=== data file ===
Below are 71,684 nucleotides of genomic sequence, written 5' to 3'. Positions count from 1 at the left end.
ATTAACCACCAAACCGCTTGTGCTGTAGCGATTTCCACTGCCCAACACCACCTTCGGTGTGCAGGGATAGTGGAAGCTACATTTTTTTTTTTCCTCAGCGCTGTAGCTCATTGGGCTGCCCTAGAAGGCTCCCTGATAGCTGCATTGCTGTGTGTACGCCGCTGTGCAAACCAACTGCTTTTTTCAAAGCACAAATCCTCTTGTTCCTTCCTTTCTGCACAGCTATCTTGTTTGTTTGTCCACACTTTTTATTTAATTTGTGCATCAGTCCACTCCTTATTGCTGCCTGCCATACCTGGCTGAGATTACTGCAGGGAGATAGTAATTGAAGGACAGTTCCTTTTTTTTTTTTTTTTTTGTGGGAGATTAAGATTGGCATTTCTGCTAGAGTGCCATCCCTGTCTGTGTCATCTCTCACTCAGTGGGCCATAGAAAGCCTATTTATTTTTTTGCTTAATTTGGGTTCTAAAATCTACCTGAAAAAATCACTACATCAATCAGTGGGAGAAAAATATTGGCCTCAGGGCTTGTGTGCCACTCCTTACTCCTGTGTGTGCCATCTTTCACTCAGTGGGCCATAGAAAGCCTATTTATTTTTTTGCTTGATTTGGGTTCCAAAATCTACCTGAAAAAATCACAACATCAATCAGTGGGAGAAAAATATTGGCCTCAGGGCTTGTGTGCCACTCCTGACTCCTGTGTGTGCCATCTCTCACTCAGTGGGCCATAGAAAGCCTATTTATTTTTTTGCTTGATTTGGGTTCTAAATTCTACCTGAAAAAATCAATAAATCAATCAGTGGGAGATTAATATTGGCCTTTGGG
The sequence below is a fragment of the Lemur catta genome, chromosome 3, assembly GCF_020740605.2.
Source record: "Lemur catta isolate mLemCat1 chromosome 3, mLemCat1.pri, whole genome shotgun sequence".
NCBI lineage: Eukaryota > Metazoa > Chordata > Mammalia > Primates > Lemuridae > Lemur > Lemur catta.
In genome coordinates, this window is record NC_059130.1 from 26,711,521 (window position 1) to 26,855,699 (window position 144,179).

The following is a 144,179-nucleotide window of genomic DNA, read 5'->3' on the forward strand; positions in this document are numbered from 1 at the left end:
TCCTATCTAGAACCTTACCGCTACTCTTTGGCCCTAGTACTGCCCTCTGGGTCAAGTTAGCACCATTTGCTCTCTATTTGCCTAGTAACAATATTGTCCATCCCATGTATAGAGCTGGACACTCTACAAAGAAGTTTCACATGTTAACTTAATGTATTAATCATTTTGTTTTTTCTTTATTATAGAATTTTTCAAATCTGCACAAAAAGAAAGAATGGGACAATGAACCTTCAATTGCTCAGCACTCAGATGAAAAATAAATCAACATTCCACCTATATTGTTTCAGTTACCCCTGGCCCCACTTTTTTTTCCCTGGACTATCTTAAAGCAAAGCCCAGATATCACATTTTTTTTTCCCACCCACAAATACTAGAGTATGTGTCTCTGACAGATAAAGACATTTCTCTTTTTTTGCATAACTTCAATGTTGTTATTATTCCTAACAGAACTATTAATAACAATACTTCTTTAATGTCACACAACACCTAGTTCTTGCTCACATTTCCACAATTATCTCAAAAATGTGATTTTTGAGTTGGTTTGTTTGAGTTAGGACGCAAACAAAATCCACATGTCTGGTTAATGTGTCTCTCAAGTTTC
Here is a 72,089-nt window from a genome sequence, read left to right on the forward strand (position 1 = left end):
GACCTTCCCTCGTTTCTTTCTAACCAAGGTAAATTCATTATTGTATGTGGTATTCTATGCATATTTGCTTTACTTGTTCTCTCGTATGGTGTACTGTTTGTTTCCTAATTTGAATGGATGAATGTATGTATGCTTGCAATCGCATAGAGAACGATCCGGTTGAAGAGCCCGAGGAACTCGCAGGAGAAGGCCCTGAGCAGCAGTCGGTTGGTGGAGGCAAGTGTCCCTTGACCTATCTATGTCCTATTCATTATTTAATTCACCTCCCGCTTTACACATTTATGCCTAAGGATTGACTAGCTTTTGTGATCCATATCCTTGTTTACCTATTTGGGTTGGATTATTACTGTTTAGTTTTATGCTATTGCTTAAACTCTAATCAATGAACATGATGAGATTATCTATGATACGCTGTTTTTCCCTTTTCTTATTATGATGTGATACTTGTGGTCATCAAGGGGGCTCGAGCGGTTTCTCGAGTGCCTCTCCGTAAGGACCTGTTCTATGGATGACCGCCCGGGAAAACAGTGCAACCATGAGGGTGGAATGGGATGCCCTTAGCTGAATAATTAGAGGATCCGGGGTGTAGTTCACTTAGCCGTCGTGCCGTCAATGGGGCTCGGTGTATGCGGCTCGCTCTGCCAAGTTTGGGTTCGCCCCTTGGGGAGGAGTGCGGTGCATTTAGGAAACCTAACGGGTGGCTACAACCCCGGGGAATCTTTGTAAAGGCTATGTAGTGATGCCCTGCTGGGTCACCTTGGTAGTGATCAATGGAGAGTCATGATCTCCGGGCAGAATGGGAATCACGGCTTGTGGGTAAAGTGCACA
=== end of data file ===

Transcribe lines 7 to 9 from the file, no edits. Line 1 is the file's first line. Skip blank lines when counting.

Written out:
The following is a 144,179-nucleotide window of genomic DNA, read 5'->3' on the forward strand; positions in this document are numbered from 1 at the left end:
TCCTATCTAGAACCTTACCGCTACTCTTTGGCCCTAGTACTGCCCTCTGGGTCAAGTTAGCACCATTTGCTCTCTATTTGCCTAGTAACAATATTGTCCATCCCATGTATAGAGCTGGACACTCTACAAAGAAGTTTCACATGTTAACTTAATGTATTAATCATTTTGTTTTTTCTTTATTATAGAATTTTTCAAATCTGCACAAAAAGAAAGAATGGGACAATGAACCTTCAATTGCTCAGCACTCAGATGAAAAATAAATCAACATTCCACCTATATTGTTTCAGTTACCCCTGGCCCCACTTTTTTTTCCCTGGACTATCTTAAAGCAAAGCCCAGATATCACATTTTTTTTTCCCACCCACAAATACTAGAGTATGTGTCTCTGACAGATAAAGACATTTCTCTTTTTTTGCATAACTTCAATGTTGTTATTATTCCTAACAGAACTATTAATAACAATACTTCTTTAATGTCACACAACACCTAGTTCTTGCTCACATTTCCACAATTATCTCAAAAATGTGATTTTTGAGTTGGTTTGTTTGAGTTAGGACGCAAACAAAATCCACATGTCTGGTTAATGTGTCTCTCAAGTTTC
Here is a 72,089-nt window from a genome sequence, read left to right on the forward strand (position 1 = left end):